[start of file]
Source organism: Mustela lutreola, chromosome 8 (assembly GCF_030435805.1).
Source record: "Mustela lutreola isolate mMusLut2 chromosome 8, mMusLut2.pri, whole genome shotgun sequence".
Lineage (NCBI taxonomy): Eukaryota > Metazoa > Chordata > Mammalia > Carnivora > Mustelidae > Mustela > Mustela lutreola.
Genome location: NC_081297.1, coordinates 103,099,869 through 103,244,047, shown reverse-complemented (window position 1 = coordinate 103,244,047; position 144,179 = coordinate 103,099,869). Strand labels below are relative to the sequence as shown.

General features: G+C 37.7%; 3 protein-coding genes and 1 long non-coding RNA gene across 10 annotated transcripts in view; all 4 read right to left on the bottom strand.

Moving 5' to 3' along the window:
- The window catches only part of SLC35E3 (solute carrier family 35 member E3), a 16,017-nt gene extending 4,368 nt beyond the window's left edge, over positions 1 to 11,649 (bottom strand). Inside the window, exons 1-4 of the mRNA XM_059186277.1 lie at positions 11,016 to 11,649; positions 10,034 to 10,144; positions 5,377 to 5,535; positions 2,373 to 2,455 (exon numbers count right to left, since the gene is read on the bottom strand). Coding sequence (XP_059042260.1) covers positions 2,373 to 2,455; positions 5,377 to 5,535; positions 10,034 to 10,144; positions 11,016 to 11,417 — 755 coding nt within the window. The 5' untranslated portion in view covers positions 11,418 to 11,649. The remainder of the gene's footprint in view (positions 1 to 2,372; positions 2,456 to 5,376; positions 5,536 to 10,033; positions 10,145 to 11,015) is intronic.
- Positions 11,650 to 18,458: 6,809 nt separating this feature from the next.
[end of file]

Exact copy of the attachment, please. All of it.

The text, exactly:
Source organism: Mustela lutreola, chromosome 8 (assembly GCF_030435805.1).
Source record: "Mustela lutreola isolate mMusLut2 chromosome 8, mMusLut2.pri, whole genome shotgun sequence".
Lineage (NCBI taxonomy): Eukaryota > Metazoa > Chordata > Mammalia > Carnivora > Mustelidae > Mustela > Mustela lutreola.
Genome location: NC_081297.1, coordinates 103,099,869 through 103,244,047, shown reverse-complemented (window position 1 = coordinate 103,244,047; position 144,179 = coordinate 103,099,869). Strand labels below are relative to the sequence as shown.

General features: G+C 37.7%; 3 protein-coding genes and 1 long non-coding RNA gene across 10 annotated transcripts in view; all 4 read right to left on the bottom strand.

Moving 5' to 3' along the window:
- The window catches only part of SLC35E3 (solute carrier family 35 member E3), a 16,017-nt gene extending 4,368 nt beyond the window's left edge, over positions 1 to 11,649 (bottom strand). Inside the window, exons 1-4 of the mRNA XM_059186277.1 lie at positions 11,016 to 11,649; positions 10,034 to 10,144; positions 5,377 to 5,535; positions 2,373 to 2,455 (exon numbers count right to left, since the gene is read on the bottom strand). Coding sequence (XP_059042260.1) covers positions 2,373 to 2,455; positions 5,377 to 5,535; positions 10,034 to 10,144; positions 11,016 to 11,417 — 755 coding nt within the window. The 5' untranslated portion in view covers positions 11,418 to 11,649. The remainder of the gene's footprint in view (positions 1 to 2,372; positions 2,456 to 5,376; positions 5,536 to 10,033; positions 10,145 to 11,015) is intronic.
- Positions 11,650 to 18,458: 6,809 nt separating this feature from the next.